First and foremost, I am Diane’s husband and Kathryn’s father. After that, I am an attorney and a “tax nerd,” which is the title bestowed on me with much love, affection and humor by my daughter, Kathryn. Kathryn is almost 24 and has autism. Her mother and I want as independent and fulfilling a life for her as she can have. Recently, that has begun to hit home much more closely than it ever has before; Kathryn is focusing in on what it will take for her to be able to move out of the house and into a place of her own.
That’s a phrase we’re hearing a lot these days, “a place of my own,” and boy, does that leave me conflicted. On one hand, I am proud of Kathryn and her goal of becoming independent. On the other hand, as her father and being intimately familiar with some of her challenges, especially her overriding preoccupation with being included by peers her own age (despite her lack of success in that area and often without an understanding of the consequences of her actions), I worry about her safety, happiness and general well-being. I cannot help worrying about her, but I also know that I need to give her room to become her own person as an adult, which means giving her the opportunity to try; she can’t succeed if she doesn’t get to try and, maybe, to fail. She has seen her older sisters move out into their own apartments, later moving into their own homes and Kathryn wants and expects to also have that experience. She deserves that experience. But how do her mother and I minimize the downsides so that any mistakes do not destroy her spirit and drive to be as independent as possible?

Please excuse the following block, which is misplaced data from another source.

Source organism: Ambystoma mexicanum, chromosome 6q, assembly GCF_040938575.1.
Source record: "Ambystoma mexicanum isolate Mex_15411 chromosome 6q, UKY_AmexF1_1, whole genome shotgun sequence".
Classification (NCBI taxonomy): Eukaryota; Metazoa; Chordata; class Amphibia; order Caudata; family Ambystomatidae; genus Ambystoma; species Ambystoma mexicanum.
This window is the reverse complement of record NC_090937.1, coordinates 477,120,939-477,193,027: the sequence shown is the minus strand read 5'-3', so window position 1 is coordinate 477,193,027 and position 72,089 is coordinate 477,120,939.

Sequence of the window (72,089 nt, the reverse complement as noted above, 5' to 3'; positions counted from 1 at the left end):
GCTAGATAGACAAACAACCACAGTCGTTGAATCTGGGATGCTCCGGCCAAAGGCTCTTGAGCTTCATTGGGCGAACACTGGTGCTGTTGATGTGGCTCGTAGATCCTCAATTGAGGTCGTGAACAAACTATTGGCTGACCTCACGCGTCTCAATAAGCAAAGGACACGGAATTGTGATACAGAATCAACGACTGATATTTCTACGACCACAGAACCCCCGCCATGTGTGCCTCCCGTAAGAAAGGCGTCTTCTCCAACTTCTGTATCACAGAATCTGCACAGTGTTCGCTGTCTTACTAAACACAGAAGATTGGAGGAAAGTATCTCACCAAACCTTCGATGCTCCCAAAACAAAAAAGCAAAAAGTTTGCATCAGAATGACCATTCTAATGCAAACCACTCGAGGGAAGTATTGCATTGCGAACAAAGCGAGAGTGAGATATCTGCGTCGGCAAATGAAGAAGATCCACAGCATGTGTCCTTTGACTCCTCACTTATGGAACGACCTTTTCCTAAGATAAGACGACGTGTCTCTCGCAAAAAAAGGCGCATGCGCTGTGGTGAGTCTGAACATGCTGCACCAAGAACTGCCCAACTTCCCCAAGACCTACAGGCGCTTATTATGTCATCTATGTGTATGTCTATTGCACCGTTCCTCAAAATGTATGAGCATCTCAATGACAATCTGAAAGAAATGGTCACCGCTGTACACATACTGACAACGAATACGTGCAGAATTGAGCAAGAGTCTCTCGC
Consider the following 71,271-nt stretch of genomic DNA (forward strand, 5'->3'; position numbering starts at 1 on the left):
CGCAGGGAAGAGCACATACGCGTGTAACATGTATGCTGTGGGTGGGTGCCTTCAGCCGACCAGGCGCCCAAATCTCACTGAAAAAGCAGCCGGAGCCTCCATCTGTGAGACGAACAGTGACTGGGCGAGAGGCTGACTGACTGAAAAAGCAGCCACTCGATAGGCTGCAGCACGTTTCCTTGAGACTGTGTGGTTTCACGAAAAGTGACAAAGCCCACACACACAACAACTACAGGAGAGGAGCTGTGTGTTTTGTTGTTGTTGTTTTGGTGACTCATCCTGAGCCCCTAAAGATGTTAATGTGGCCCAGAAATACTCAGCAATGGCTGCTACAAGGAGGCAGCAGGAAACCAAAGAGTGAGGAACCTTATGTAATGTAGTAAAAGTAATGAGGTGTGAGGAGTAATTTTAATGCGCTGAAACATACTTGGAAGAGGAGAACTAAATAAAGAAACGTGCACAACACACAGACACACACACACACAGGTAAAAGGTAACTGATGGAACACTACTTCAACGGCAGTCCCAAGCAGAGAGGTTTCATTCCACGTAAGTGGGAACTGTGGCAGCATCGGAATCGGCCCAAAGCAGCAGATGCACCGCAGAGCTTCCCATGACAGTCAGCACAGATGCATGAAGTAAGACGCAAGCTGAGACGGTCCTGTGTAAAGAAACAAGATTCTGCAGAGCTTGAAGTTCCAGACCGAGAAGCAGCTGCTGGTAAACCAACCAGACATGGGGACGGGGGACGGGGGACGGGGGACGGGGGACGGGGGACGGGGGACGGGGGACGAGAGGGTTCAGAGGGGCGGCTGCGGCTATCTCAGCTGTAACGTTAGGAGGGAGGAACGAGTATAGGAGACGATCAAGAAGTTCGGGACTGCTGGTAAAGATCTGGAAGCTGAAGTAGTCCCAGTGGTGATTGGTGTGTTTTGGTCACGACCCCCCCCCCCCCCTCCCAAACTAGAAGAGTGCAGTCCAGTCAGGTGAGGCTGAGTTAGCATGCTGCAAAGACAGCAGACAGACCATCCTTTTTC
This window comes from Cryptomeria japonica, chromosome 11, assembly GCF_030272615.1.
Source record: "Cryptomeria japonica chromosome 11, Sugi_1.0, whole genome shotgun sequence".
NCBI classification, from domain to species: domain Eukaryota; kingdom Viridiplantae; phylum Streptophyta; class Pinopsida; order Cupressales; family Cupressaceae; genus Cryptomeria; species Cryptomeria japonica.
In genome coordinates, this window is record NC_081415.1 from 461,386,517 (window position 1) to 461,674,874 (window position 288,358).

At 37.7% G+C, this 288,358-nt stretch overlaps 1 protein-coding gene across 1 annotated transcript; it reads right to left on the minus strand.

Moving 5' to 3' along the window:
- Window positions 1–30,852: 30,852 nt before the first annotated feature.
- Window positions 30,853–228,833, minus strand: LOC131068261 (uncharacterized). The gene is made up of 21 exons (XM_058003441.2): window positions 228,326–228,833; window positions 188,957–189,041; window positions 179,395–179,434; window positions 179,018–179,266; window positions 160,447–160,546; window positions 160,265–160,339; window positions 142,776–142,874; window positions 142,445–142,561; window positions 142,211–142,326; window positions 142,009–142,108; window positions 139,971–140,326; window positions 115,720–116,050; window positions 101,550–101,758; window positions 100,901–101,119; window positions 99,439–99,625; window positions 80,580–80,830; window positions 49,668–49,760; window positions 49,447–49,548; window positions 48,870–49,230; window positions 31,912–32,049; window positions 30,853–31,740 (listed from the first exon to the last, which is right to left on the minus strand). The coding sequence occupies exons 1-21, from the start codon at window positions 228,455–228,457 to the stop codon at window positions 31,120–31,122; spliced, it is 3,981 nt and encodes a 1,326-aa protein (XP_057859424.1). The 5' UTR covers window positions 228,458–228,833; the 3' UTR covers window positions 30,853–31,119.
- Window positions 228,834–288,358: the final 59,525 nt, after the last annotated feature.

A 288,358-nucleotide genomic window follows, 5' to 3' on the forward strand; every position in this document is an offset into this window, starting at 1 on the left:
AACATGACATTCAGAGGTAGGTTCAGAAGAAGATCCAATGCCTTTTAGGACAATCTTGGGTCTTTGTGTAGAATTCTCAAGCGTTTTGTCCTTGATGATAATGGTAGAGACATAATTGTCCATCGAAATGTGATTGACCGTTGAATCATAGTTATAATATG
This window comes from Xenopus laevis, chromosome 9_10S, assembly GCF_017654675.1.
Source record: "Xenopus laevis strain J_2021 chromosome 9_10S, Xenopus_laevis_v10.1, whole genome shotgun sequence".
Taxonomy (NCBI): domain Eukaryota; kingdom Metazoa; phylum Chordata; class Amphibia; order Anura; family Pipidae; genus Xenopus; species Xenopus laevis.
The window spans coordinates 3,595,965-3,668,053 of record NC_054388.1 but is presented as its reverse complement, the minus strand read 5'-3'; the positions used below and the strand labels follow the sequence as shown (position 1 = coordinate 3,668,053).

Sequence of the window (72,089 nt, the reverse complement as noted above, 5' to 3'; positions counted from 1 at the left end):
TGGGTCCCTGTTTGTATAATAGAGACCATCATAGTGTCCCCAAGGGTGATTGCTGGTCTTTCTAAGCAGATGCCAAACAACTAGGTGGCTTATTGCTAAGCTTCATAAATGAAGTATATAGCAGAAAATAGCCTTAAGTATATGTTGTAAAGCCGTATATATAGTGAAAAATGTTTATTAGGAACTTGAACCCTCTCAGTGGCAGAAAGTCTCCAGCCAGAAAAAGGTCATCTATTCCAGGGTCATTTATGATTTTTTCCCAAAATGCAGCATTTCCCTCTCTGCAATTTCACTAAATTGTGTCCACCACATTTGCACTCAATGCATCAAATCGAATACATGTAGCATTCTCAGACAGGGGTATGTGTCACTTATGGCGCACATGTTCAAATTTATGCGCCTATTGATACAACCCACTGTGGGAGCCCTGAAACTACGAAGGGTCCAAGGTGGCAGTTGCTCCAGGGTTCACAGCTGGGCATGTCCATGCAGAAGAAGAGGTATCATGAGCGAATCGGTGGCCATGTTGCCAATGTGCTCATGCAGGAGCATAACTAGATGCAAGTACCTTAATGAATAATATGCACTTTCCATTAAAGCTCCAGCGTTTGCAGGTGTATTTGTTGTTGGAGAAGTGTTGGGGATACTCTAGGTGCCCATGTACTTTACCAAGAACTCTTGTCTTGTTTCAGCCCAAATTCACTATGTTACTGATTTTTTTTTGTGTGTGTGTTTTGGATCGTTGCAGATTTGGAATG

READ FULL ARTICLE written by James McCarten, Esq